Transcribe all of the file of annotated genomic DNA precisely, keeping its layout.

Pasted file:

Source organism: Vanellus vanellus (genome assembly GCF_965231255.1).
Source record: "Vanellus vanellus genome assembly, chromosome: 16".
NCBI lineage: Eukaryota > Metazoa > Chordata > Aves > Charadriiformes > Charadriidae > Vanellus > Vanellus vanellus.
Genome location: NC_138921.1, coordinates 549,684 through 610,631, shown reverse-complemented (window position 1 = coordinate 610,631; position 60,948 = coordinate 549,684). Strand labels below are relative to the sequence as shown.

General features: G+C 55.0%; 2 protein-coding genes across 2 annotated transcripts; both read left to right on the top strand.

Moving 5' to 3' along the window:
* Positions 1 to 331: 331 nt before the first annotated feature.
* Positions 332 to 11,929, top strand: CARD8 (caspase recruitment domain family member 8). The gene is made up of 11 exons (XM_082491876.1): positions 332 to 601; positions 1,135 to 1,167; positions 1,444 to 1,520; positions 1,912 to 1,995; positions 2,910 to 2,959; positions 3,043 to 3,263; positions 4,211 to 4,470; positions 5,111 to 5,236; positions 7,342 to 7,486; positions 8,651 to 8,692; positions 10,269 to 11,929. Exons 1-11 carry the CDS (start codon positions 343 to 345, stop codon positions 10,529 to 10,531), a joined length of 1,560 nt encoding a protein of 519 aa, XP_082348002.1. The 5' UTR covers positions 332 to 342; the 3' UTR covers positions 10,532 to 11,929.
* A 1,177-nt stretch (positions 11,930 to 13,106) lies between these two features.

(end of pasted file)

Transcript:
Source organism: Vanellus vanellus (genome assembly GCF_965231255.1).
Source record: "Vanellus vanellus genome assembly, chromosome: 16".
NCBI lineage: Eukaryota > Metazoa > Chordata > Aves > Charadriiformes > Charadriidae > Vanellus > Vanellus vanellus.
Genome location: NC_138921.1, coordinates 549,684 through 610,631, shown reverse-complemented (window position 1 = coordinate 610,631; position 60,948 = coordinate 549,684). Strand labels below are relative to the sequence as shown.

General features: G+C 55.0%; 2 protein-coding genes across 2 annotated transcripts; both read left to right on the top strand.

Moving 5' to 3' along the window:
* Positions 1 to 331: 331 nt before the first annotated feature.
* Positions 332 to 11,929, top strand: CARD8 (caspase recruitment domain family member 8). The gene is made up of 11 exons (XM_082491876.1): positions 332 to 601; positions 1,135 to 1,167; positions 1,444 to 1,520; positions 1,912 to 1,995; positions 2,910 to 2,959; positions 3,043 to 3,263; positions 4,211 to 4,470; positions 5,111 to 5,236; positions 7,342 to 7,486; positions 8,651 to 8,692; positions 10,269 to 11,929. Exons 1-11 carry the CDS (start codon positions 343 to 345, stop codon positions 10,529 to 10,531), a joined length of 1,560 nt encoding a protein of 519 aa, XP_082348002.1. The 5' UTR covers positions 332 to 342; the 3' UTR covers positions 10,532 to 11,929.
* A 1,177-nt stretch (positions 11,930 to 13,106) lies between these two features.